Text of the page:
The third characteristic of China’s public diplomacy is the country’s linking of diplomacy’s external and internal effects. The opera “First Emperor” is a case in point. Backed by the Chinese government, this production had the external effects of highlighting China’s cultural sophistication to the world and providing Chinese musicians and performers with a stage to showcase their talents.

At the same time, one cannot help but assume that the government also wanted the production to have a domestic political impact — namely, that the praise from abroad for a production by Chinese people would help to restore Chinese pride.

The fourth aspect of China’s public diplomacy that cannot be ignored is that this diplomacy is connected with the issue of the legitimacy of China’s socialist government and of the Communist Party. China counters Western countries’ assertions about the importance of the ideas of democracy and human rights, for example, with its doctrine of noninterference in countries’ internal affairs. This is part of China’s public diplomacy.

At the same time, as an extension of its idea of heping yanbian (peaceful evolution), China has developed the theory that Western attempts to foist the concepts of democracy and human rights upon it reveal the West’s strategic goal of regime change in China. Using this theory, China is trying to make the case that Western countries’ espousal of democracy and human rights reflects not simply their desire to share universal values but also their strategic objectives.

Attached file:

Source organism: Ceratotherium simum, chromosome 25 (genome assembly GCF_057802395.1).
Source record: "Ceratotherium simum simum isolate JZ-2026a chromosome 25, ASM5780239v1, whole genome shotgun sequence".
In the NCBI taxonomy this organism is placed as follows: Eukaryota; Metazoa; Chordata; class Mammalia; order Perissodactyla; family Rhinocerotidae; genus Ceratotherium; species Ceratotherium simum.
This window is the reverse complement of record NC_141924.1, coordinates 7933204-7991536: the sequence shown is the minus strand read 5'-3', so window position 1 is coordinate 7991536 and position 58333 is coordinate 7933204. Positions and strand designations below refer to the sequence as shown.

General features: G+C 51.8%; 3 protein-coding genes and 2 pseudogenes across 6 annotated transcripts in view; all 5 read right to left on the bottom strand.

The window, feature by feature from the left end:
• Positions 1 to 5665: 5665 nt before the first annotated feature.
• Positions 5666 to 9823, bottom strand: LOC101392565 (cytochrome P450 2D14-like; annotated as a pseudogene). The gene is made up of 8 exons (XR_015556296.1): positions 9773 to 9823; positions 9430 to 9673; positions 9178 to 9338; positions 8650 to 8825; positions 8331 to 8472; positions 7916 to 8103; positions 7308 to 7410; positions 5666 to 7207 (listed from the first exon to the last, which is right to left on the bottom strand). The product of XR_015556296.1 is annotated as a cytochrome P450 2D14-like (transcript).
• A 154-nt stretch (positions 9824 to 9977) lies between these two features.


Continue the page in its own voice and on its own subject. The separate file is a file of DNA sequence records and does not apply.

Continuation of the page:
China’s frequent raising of historical issues in its relations with Japan is also a part of its public diplomacy. It is true, of course, that Japan’s past aggression provokes strong feelings among the Chinese populace and that, to some extent, the Chinese government has no choice but to reflect these feelings by making questions of historical perception a diplomatic and political issue. Transcending this factor, however, the raising of historical issues intersects with questions concerning the Chinese Communist Party’s legitimacy and basic perception of history.

China’s battle against Japanese invasion enables the Chinese government to highlight — more symbolically and more clearly than any other episode — the narrative of how the Communist Party overcame semi-colonial rule, resisted Western aggression, and built a new China.

Raising these issues gives China an advantage in bilateral negotiations by putting Japan on the defensive and, in relations with third countries, enables China to frame Japan as the aggressor or culprit and itself as the victim. Many observers are convinced that China uses historical issues in this way to further its strategic goals.

As we have seen, China is now highly adept at using a range of public diplomacy tools. This is in the long tradition of Chinese diplomacy, as well as a reflection of socialist ideology. It also constitutes a new face of Chinese diplomacy as the country assumes major-power status.

Kazuo Ogoura, a political science professor at Aoyama Gakuin University, is Japan Foundation president.